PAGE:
After a long hiatus..

Age of doubt

It has been a long time since I posted and I was literally itching to put my fingers on keypad for last few days. Even though I did not write, I was quite busy reading some fantastic books over previous 3 months. In this post, I will briefly run through some of them.

I brought myself up to date with John Rebus’s latest outing – Saints of the Shadow Bible. Rebus might be an old warhorse now but he is still kicking with all his gusto and sly wit. This time he is up against his old friends from the police force and the case is a real test of his integrity. I just hope that Ian Rankin has plans for more Rebus adventures.

I am still happily hunting through Andrea Camilleri’s Inspector Montalbano series. I have now read 12 out of 18 books translated in English so far, four of which I read recently. Montalbano’s books have predictable plots with enough masala for a Bollywood film, some of them good and some not so well. However, they are addictive, like chatpata chat items, and therefore irresistible to me.

I have had Scott Turow on my TBR pile for a long time. So finally, I gave a try to his Kindle county legal thrillers and now I wish I should have started with them much earlier. I read two books Personal Injuries and Pleading Guilty, both of them top notch. Turow has a knack of creating solid characters and his story lines are complex, bringing out good and bad out of all of them. His protagonists normally walk on the darker side, yet he makes you like them in spite of all their transgression. I will be reading more of his books soon.

Colin Cotterill has me hooked to Jimm Juree. It was inevitable therefore; that I start with his other much-acclaimed Dr. Siri Paiboun series. It has an interesting protagonist, 70-year-old Dr. Paiboun who is the reluctant coroner of Laos under communist rule in mid 70s. His team consists of his deadly yet affectionate wife, his friend Civilai, ward assistant Mr. Geung, nurse Dtui, and her police husband Phosy. Together they carry out many adventures across Laos. I have read 4 books so far and they are remarkable for their commentary on Laos’s tryst with communism and politics of the time. Cottterill writes with incredible wit and the books are fast paced and fun to read.

Jonathan Holt’s Carnivia Trilogy sheds light on horrors of Bosnian war. First book of the series, The Abomination revolves around a dark plot of NATO and US army to aid the warring factions that were responsible for horrible crime against women. Mostly set in Venice it is dark yet intriguing read.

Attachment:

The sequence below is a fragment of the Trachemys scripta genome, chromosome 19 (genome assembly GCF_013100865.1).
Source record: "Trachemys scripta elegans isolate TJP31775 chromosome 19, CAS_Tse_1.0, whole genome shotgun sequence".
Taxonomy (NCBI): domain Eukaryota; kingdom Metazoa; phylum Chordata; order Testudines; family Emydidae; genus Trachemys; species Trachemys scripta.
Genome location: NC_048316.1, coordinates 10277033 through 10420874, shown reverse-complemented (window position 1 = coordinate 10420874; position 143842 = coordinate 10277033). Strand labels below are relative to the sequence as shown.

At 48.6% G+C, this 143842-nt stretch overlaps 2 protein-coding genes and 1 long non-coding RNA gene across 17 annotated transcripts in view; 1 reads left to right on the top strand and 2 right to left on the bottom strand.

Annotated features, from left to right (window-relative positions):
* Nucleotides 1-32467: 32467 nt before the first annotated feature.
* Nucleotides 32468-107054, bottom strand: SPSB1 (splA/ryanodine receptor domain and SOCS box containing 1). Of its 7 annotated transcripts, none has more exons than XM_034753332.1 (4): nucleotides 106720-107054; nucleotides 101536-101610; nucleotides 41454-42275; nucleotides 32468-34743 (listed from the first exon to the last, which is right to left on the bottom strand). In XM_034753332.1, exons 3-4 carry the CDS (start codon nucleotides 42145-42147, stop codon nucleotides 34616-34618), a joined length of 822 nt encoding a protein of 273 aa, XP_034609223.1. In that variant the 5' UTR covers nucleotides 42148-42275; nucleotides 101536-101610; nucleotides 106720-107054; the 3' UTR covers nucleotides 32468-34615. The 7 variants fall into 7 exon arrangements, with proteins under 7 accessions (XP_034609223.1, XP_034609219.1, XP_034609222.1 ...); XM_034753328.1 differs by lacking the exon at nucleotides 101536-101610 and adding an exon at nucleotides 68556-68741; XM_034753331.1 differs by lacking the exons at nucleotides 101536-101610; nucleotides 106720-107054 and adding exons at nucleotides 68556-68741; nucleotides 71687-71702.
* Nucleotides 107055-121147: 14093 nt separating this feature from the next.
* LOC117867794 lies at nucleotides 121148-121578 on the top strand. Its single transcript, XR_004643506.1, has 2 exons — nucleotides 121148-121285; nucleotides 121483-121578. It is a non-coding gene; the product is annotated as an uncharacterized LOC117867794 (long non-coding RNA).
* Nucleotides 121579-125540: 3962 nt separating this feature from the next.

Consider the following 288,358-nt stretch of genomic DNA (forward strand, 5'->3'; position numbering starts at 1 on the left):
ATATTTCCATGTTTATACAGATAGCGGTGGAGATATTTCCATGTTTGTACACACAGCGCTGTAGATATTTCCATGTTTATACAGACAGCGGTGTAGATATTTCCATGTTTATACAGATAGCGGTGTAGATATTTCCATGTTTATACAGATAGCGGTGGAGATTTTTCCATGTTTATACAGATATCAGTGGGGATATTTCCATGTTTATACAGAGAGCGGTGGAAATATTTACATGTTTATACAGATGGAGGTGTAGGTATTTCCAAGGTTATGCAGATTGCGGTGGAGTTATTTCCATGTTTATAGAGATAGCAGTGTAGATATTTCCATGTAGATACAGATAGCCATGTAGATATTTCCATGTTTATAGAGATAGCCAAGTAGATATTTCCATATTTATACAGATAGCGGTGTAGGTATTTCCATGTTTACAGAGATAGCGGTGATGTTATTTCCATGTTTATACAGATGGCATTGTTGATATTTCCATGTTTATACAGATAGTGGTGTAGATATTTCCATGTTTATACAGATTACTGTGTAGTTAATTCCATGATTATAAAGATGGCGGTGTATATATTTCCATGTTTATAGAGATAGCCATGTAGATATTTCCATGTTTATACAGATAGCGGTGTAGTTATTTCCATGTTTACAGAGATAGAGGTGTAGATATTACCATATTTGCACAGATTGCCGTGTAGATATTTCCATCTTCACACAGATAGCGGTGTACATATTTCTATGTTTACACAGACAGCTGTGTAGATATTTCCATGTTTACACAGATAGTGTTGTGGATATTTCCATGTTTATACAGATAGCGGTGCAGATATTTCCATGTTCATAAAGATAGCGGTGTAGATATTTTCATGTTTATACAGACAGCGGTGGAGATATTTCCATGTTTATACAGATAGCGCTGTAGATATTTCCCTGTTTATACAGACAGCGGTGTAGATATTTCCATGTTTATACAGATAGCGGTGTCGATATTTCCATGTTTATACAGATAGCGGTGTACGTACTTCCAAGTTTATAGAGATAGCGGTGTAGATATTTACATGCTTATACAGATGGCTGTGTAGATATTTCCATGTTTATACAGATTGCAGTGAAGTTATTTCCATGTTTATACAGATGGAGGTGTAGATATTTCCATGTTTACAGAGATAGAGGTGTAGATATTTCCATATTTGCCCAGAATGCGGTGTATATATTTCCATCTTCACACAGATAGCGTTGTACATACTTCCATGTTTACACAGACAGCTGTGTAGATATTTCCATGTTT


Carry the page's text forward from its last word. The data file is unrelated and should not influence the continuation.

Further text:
A.X. Ahmad’s The Caretaker came as a delightful surprise. It tells story of former soldier Ranjit Singh who is now an immigrant in USA trying to make a living as a caretaker looking after homes of rich and powerful. Ranjit is running away from his army days that ended in a dishonourable discharge. His calm life is shattered when he is involved in a mystery surrounding the dark dealings of a US senator, Pursued and hunted, he has to use his commando training to save his family from a certain deportation.

I started with Philip Kerr’s Bernie Gunther series set during Second World War. This is a special series and I am vying for more. Gunther is a man of scruples, which in itself is an achievement in war torn Germany of Nazis. Gunther is a former cop who is sent to Smolensk in the fall of 1943 to unearth the evidence of massacre of Polish soldiers by Russians. With his sardonic wit, Gunther exposes the hypocrisy of Nazis who were responsible for equally grotesque killing of Jews in nearby Vitebsk. Kerr seamlessly weaves his plots around major events of the War and uses flawed Bernie as a voice of justice and reason in a thoroughly corrupted world of the Nazi era.

North Korea is such an enigma that when I read about James Church’s Inspector O series, I immediately caught hold of the first book I could find. Bamboo and Blood is a fascinating read, albeit a bit slow sometimes. However, James Church has a lyrical style and it more than made up for the slow pace and the round about ways the book travels. But this is North Korea where events always turn in unfathomable fashion and you are never sure who is watching who. Inspector O is a man of few words but he lays bare the suffocating and duplicitous nature of the regime effectively. More intriguing is the fact that James Church is a pseudonym and the author is a former spy with vast espionage experience in East Asia.

My rating for some of the books mentioned above is as follows –

  1. Saints of the Shadow Bible – 4.5/5 (John Rebus always has been my favourite among all detectives)
  2. Inspector Montalbano series – 4/5
  3. Scott Turow’s Kindle county series – 4/5 ( Compelling read, will definitely be reading more)
  4. The Abomination – 3.5/5
  5. A Man without Breath – Bernie Gunther series – 4.5/5 (Fantastic series and a welcome addition to my TBR)
  6. The Caretaker – 4/5 ( Interesting first book by A.X. Ahmad)
  7. Bamboo and blood – 4/5
  8. Dr. Siri Paiboun series – 4/5

Thank you for reading. I appreciate your time.

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